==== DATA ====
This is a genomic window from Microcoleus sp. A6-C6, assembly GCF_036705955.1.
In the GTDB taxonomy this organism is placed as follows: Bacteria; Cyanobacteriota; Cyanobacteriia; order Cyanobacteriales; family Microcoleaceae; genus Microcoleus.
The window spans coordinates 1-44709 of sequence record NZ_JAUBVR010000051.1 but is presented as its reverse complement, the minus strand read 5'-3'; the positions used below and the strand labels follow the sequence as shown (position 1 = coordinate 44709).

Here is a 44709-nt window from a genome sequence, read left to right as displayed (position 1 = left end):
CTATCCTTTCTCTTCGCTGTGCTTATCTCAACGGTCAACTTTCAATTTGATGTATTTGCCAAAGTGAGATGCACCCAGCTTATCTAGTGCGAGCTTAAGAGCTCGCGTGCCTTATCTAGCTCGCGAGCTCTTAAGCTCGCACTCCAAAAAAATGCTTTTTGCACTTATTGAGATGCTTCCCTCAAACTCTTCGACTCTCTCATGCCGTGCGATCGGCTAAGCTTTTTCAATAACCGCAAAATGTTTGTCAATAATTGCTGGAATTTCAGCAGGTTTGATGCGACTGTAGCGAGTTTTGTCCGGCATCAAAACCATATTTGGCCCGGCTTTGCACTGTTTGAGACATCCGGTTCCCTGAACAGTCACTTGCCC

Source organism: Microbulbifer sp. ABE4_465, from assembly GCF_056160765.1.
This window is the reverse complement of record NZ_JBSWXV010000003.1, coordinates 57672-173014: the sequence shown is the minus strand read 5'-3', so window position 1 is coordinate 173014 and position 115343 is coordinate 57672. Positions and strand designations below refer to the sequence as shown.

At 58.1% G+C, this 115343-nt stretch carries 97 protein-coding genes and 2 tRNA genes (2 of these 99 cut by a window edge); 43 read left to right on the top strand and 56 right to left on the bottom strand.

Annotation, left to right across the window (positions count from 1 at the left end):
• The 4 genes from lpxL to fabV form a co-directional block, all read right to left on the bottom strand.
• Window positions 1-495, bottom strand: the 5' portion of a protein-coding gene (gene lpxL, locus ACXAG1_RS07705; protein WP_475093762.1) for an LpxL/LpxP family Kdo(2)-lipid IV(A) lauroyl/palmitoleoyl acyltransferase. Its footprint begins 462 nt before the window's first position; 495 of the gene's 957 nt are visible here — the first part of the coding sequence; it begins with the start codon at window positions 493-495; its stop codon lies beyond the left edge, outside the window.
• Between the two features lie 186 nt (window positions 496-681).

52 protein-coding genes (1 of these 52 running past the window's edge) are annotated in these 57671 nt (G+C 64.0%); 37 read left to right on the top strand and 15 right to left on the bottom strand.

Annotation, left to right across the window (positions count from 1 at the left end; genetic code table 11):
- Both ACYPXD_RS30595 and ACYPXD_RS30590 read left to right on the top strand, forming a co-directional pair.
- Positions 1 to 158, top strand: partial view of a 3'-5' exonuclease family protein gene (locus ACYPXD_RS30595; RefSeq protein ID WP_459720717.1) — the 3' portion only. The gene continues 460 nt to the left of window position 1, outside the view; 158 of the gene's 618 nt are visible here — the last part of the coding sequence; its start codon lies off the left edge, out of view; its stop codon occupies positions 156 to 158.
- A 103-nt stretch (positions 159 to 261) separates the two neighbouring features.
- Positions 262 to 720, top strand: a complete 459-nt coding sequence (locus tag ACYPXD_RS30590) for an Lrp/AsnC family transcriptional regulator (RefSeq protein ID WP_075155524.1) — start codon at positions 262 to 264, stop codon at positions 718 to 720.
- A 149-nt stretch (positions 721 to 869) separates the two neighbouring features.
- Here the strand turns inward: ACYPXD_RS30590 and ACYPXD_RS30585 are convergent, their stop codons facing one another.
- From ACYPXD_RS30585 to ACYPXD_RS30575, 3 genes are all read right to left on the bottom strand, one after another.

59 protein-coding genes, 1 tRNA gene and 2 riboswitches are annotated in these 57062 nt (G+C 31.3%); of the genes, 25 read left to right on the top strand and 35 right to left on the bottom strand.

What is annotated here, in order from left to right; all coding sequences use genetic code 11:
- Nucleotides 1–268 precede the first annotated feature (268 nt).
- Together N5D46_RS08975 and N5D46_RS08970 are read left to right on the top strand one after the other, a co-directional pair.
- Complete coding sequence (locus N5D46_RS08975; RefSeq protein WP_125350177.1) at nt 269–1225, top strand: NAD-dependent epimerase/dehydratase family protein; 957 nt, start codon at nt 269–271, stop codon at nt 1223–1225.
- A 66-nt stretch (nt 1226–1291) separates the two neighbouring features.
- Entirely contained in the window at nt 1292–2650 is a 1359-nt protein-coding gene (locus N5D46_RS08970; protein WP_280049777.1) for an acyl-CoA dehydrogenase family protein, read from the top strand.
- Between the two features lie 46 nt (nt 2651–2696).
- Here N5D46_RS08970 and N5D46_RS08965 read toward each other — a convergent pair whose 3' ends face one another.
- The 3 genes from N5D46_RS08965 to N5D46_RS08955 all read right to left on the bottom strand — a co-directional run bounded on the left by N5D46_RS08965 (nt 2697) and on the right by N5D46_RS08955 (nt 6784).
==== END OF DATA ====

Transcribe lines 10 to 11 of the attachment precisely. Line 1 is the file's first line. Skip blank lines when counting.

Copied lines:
• The 4 genes from lpxL to fabV form a co-directional block, all read right to left on the bottom strand.
• Window positions 1-495, bottom strand: the 5' portion of a protein-coding gene (gene lpxL, locus ACXAG1_RS07705; protein WP_475093762.1) for an LpxL/LpxP family Kdo(2)-lipid IV(A) lauroyl/palmitoleoyl acyltransferase. Its footprint begins 462 nt before the window's first position; 495 of the gene's 957 nt are visible here — the first part of the coding sequence; it begins with the start codon at window positions 493-495; its stop codon lies beyond the left edge, outside the window.